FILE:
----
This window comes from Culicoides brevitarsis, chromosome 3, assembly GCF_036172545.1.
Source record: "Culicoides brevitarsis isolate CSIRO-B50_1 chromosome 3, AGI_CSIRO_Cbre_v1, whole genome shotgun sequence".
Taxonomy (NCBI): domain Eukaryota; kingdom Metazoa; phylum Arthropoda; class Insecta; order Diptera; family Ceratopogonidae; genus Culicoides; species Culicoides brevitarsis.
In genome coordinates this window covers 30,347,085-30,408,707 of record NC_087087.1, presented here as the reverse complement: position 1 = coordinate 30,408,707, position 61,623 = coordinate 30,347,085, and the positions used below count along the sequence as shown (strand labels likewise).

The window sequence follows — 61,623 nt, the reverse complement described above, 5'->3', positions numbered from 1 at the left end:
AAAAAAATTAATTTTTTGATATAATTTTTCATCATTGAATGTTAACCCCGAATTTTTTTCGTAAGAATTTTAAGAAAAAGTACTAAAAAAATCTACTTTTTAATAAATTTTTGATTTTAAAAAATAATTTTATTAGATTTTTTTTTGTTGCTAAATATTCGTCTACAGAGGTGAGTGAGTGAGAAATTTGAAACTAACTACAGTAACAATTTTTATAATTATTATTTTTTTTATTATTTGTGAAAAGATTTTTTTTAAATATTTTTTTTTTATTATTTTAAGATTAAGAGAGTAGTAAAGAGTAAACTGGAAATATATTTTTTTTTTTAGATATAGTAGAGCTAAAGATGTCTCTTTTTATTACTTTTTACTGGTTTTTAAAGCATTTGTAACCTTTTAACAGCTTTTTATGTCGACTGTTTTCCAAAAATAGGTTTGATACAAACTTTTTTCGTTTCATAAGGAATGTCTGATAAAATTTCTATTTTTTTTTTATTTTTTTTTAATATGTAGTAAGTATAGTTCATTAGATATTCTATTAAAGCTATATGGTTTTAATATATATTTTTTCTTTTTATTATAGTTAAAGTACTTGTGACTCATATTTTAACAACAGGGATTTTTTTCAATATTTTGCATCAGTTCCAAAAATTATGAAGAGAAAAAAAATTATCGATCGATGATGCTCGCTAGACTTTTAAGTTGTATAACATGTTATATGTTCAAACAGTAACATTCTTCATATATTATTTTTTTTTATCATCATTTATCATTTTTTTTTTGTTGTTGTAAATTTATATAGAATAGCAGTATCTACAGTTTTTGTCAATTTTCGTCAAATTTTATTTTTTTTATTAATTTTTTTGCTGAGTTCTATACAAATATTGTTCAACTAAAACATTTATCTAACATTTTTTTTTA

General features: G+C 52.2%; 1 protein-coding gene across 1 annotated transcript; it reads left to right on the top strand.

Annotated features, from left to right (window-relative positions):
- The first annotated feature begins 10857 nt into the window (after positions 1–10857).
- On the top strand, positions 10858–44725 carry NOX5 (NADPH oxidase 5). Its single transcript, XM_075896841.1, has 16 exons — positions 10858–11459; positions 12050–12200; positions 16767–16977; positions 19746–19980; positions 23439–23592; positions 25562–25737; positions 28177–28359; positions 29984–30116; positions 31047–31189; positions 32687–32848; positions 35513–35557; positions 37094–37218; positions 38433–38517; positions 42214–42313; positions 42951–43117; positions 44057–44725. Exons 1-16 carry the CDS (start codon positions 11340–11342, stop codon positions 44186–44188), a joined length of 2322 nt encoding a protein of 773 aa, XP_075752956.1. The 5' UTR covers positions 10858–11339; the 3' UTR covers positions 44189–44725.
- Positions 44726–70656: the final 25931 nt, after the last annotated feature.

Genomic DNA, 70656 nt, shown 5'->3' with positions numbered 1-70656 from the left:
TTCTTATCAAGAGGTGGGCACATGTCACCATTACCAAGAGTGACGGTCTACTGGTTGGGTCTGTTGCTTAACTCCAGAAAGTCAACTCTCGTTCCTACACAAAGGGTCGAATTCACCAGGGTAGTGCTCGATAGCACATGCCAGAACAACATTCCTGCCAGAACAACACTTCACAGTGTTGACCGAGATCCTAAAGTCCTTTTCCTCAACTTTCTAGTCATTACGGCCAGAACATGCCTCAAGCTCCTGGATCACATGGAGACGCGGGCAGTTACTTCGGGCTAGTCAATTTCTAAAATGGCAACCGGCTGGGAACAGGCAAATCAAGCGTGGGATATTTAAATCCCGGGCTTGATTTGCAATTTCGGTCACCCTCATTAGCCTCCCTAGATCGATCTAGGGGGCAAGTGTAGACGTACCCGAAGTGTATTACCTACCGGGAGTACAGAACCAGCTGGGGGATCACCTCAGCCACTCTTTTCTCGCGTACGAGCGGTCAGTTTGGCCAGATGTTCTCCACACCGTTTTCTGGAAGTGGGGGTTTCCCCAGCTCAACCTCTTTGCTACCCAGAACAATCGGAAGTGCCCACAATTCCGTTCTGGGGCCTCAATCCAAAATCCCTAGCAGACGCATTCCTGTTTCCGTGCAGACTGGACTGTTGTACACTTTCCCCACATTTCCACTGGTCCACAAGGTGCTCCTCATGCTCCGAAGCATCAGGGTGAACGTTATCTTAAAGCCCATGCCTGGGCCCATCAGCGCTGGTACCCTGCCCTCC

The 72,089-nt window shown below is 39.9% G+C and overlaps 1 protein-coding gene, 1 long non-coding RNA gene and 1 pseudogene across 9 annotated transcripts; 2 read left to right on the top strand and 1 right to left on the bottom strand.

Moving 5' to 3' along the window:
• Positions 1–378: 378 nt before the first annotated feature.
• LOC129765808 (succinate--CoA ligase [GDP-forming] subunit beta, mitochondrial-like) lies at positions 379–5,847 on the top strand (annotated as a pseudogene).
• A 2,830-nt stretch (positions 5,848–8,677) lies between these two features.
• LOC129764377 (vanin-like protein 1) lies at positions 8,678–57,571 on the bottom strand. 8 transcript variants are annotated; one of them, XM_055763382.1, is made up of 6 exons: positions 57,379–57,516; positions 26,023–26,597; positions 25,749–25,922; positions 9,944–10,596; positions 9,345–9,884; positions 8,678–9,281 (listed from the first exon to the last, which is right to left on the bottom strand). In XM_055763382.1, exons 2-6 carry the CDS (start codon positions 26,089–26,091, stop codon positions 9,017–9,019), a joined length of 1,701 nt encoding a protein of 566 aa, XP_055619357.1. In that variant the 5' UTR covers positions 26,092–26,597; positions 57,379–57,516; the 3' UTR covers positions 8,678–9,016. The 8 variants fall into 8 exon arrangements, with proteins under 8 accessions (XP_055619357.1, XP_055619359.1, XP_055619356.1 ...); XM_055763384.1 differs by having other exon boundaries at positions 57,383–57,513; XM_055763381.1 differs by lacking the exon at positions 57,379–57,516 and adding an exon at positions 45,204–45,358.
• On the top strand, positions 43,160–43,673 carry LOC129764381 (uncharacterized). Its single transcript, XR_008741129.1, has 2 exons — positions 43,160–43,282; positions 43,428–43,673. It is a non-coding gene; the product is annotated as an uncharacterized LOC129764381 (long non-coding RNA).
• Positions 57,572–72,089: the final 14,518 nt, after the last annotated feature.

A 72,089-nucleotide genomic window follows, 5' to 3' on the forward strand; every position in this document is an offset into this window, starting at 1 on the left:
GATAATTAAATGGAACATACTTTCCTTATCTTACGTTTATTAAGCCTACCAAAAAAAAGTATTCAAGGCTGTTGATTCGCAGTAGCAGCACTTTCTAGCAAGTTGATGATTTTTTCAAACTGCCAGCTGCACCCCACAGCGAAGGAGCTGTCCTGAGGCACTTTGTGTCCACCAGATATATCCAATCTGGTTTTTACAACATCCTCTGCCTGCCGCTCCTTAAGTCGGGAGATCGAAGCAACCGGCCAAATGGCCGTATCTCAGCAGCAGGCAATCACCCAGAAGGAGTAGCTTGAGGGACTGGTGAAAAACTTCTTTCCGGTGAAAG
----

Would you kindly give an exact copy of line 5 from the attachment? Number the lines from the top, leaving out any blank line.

The window sequence follows — 61,623 nt, the reverse complement described above, 5'->3', positions numbered from 1 at the left end: